aluminium foil Thin but strong, eye-catching because of its silvery glitter, aluminium foil is an everyday presence in our lives. Its unique insulating properties make aluminium foil ideal packaging for just about anything.
Aluminium foil is nothing more than aluminium alloy sheets that are between 0.004 and 0.24 mm thick. Aluminium foil is 8 times thinner than a banknote and yet it provides perfect protection against light, liquid and bacteria. It is thanks to these properties the shelf life for many type of groceries packaged in materials that include aluminium foil often exceeds 12 months.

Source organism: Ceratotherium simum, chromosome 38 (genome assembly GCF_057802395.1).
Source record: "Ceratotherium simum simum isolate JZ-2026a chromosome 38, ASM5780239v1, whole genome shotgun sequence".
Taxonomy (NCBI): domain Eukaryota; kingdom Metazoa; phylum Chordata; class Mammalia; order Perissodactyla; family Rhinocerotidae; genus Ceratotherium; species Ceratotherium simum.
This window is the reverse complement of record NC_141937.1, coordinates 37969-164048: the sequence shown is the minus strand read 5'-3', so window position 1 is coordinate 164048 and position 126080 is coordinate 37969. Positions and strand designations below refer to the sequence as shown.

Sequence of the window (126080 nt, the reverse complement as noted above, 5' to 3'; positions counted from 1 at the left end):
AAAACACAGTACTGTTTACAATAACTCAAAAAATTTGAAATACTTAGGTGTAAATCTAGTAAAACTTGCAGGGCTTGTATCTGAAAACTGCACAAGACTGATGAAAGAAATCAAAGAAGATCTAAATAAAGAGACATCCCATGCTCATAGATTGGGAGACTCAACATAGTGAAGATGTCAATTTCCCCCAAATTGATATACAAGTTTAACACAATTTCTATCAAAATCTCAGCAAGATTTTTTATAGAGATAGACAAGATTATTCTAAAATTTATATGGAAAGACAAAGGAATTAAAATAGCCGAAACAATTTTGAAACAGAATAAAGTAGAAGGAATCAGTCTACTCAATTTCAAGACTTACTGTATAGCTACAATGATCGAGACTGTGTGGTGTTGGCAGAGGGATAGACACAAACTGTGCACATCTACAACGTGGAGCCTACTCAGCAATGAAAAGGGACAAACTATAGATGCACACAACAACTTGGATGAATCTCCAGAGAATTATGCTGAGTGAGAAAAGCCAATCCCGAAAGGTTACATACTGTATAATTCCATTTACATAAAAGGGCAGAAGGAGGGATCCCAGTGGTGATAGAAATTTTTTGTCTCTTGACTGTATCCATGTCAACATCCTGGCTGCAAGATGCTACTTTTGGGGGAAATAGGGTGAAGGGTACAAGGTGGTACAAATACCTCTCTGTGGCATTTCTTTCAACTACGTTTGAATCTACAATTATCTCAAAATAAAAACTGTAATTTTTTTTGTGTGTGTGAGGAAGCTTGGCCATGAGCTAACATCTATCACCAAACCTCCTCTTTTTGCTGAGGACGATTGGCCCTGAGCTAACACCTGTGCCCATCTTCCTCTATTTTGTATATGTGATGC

Foil is made on rolling mills in a process that involves pulling a sheet of aluminium between two rotating rollers under pressure. The resulting extra thin sheets or [of?] foil is then cut up into rolls using special cutters. The material used most often in the production of foil is pure primary aluminium or 1xxx, 3xxx and 8xxxx series alloys that include iron, silicon, manganese and occasionally copper if greater strength is needed. Heated aluminium is rolled into sheets between 2 and 100 mm thick (hot rolling). These are then cold-rolled into foil of the required thickness.